Tuesday, December 9, 2003

ABA Survey

Now, the ABA has been very very good to me (sounds better with a Sammy Sosa accent, but oh well), so I don’t highlight this issue lightly. I’m genuinely fond of the organization.

But this strikes me as more than a bit ridiculous:

What’s wrong with an airport hotel? I mean, I loved my trip to Cancun a few years ago, but honestly — did we get more work done there than we could have in, say, Cleveland?

And now they want to go on a cruise? Let’s be honest: the minute you get on a boat, the last thing you want to do is spend 6-8 hours a day talking about governance, publication schedules, budgets and logistics. You want to be in the pool, on the sun deck, drinking, dancing and eating.

And I’m not even getting into the PR nightmare this could be…


  1. Well, to quote Governor Ahhnold: "where there's smoke there's usually fire" and so the PR nightmare would be because it would be correctly surmised that this was an über-Boondogle and not a justified use of the dues paid by ABA members.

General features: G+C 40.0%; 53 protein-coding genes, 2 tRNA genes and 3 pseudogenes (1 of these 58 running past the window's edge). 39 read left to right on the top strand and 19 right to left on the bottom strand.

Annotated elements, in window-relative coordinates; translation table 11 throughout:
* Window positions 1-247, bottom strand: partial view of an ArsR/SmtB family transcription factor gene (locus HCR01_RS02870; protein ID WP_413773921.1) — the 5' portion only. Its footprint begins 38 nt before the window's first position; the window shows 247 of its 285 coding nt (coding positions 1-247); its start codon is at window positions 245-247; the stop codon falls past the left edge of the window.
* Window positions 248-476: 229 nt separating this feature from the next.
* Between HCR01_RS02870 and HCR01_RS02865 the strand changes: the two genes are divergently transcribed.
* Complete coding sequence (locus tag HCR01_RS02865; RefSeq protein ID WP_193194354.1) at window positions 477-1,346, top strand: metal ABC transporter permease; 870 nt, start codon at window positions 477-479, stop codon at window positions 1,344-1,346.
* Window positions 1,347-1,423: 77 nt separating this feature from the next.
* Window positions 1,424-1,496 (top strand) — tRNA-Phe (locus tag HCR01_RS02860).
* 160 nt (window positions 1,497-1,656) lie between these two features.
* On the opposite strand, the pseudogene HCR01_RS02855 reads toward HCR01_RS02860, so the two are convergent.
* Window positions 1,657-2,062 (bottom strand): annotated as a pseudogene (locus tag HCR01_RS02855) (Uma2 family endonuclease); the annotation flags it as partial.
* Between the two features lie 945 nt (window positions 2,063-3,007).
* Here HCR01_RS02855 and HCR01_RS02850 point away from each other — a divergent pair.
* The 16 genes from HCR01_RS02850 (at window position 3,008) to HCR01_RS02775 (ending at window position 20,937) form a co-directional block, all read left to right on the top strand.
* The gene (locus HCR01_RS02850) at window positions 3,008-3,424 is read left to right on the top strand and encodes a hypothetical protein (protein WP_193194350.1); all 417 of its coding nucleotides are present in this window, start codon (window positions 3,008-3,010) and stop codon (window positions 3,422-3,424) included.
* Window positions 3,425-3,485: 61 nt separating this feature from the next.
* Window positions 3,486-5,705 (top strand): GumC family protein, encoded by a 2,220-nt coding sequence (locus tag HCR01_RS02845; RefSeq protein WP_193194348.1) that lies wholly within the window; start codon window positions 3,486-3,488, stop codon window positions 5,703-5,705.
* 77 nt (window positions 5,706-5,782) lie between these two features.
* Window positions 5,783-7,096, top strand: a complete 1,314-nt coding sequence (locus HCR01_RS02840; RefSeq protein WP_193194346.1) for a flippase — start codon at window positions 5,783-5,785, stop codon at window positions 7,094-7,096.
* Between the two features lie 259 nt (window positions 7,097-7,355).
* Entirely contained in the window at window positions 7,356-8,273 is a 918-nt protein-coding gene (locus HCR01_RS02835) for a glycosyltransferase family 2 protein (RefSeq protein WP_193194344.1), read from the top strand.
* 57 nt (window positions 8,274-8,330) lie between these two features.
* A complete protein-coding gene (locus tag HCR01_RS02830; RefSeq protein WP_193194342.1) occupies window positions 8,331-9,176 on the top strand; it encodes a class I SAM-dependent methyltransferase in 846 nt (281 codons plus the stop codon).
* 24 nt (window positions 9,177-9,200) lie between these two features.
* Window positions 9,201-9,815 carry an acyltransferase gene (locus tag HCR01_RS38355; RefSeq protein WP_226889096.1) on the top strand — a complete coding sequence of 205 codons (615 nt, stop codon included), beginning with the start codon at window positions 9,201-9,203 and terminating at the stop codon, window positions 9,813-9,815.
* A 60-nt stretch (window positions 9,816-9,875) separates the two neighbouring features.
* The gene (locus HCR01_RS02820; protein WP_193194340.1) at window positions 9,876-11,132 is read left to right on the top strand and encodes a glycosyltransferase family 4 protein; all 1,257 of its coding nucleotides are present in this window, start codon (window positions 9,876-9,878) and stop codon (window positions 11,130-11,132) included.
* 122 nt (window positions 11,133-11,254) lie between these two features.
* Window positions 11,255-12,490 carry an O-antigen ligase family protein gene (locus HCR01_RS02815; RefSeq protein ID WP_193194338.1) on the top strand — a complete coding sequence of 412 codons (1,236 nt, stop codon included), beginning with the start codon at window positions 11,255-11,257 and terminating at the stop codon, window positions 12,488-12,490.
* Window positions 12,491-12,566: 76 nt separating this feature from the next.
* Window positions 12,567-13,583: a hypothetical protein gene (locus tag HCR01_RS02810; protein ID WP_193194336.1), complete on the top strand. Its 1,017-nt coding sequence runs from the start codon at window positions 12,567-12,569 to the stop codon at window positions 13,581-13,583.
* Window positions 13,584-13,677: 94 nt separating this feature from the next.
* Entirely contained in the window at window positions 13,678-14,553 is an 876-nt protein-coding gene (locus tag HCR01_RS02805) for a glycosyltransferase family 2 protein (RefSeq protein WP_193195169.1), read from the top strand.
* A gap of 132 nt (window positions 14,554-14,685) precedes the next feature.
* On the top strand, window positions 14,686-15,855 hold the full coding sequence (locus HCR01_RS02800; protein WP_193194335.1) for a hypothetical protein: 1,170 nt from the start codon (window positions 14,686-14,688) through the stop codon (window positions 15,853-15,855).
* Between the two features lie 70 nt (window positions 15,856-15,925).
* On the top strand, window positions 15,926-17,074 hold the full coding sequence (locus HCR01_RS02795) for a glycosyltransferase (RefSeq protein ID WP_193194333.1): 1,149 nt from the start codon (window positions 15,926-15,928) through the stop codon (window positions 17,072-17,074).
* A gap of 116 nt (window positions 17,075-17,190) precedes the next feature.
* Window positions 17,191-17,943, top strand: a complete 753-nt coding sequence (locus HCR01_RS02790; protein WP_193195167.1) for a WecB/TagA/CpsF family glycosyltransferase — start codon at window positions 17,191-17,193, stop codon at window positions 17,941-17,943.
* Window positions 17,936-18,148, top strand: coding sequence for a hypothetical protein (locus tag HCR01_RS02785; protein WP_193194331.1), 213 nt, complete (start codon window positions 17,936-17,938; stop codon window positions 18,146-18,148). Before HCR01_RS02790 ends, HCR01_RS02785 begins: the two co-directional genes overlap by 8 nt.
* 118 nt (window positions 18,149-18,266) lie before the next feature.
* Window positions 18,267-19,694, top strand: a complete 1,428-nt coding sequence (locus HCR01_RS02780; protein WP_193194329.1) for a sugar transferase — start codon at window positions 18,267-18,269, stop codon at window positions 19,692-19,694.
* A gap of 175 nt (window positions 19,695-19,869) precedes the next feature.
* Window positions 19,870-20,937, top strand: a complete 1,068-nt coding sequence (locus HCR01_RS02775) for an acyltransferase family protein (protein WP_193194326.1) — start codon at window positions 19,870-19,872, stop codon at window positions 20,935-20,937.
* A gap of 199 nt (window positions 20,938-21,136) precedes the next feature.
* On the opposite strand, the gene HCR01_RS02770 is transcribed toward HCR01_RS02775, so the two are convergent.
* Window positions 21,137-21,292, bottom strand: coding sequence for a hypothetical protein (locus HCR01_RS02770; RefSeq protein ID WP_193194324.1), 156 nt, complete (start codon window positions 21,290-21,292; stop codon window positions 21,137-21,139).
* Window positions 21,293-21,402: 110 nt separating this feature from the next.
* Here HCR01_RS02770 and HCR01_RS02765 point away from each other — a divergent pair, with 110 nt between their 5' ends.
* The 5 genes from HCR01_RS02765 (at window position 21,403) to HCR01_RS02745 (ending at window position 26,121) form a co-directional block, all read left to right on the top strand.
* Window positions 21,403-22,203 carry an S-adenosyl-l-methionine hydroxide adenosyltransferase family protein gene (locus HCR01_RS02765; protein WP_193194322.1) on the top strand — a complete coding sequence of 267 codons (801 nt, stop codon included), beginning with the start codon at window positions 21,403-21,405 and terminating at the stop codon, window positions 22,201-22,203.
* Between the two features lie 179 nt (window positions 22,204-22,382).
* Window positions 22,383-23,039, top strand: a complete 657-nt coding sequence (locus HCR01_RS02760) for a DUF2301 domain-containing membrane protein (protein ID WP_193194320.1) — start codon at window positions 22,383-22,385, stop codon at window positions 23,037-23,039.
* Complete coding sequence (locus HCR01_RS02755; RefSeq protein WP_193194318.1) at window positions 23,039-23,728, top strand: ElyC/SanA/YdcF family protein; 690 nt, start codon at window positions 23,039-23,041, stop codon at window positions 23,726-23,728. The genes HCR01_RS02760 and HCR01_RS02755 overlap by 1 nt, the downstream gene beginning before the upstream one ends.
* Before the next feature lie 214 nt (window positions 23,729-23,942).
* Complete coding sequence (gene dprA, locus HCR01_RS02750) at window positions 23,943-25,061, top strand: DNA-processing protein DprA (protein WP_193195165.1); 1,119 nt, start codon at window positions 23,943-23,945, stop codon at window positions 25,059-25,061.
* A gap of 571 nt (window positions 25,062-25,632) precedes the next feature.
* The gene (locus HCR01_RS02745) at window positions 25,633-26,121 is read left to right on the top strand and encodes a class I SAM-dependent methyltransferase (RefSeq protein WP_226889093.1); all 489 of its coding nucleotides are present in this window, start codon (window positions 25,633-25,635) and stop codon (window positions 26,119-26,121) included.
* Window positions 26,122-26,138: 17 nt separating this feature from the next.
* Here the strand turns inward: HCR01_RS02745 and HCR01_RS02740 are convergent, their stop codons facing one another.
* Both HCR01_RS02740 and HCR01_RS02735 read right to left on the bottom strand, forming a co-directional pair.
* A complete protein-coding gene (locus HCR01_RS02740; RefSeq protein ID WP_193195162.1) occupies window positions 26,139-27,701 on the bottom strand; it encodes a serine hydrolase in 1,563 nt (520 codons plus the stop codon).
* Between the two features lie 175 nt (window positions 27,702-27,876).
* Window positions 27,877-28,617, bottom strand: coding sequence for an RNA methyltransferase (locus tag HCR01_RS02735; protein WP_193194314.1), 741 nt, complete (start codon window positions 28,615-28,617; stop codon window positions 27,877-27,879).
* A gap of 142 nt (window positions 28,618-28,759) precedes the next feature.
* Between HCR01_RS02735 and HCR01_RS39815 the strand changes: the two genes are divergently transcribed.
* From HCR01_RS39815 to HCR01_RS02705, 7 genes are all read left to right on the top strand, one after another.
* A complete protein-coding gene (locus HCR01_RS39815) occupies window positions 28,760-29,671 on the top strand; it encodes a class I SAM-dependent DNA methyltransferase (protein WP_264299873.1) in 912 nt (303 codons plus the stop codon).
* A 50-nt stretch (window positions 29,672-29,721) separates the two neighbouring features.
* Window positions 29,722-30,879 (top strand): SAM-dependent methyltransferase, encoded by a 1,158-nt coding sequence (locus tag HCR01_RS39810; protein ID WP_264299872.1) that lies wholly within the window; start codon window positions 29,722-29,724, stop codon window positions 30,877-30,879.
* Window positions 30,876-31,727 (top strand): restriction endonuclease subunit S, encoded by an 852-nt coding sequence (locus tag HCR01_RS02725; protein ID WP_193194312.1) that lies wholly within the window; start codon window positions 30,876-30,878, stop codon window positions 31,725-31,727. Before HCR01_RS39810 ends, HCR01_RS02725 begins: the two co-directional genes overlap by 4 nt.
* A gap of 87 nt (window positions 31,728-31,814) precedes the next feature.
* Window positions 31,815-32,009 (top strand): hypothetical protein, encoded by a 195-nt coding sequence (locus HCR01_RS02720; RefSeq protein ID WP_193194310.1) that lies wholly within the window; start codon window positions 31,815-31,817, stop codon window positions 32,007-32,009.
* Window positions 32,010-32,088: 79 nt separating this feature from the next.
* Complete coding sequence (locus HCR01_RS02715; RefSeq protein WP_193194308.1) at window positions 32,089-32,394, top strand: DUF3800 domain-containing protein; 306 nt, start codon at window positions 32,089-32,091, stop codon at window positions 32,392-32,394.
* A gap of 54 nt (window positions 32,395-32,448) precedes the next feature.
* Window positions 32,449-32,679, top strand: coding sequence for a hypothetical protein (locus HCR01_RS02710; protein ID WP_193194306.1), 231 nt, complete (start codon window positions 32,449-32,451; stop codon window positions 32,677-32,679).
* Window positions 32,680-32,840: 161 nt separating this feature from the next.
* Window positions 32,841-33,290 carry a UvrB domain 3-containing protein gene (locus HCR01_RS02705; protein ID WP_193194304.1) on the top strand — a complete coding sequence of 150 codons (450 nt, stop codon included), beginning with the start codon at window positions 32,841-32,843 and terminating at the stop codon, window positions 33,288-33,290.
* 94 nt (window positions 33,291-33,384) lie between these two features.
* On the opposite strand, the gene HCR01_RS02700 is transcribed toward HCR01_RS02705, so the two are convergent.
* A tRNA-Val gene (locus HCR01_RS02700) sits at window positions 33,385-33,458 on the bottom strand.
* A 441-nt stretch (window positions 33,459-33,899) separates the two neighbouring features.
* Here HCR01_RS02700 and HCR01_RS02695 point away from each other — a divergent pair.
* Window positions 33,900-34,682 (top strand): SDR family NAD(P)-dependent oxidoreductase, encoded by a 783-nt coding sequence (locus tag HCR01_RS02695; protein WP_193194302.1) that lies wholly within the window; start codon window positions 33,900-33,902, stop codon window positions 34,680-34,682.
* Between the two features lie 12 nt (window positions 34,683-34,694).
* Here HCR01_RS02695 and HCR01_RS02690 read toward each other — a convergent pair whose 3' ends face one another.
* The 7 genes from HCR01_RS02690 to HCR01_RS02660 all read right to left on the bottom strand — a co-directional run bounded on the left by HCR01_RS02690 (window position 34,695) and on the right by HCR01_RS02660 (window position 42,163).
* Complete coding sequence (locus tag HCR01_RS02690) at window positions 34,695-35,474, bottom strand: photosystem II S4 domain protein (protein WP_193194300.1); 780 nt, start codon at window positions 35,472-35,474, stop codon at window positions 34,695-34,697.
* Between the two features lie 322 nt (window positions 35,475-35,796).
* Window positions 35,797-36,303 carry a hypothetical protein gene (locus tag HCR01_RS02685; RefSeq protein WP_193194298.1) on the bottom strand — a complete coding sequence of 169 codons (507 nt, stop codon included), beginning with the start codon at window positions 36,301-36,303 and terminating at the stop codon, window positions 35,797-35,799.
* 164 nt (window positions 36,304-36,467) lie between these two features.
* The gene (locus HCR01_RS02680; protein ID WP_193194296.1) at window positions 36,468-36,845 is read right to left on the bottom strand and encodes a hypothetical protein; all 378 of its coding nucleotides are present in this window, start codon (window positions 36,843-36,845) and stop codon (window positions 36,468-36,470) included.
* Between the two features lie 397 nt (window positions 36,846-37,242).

2. Amen, Rick.
    Amen, Ernie.
    How many of those CLE credits are for Ethics?

  3. A cruise ship is not all that different from many of the resorts at which meetings are usually held. I think the rationale is to make attendance more attractive to the volunteers who do most of the work of the organization. That's the theory, anyway.

    For what it's worth, I don't think the theory works all that well. At the meetings that I attended, I was sometimes frustrated that too many attendees seemed more interested in doing the things that you typically do at resorts than working on LPMS business.

    My sense is that if you hold meetings at resorts and cruise ships, you tend to attract people who want subsidized visits to resorts and cruise ships. I believe you would attract a different crowd--and in some ways more desirable crowd--if meetings were held at airport hotels.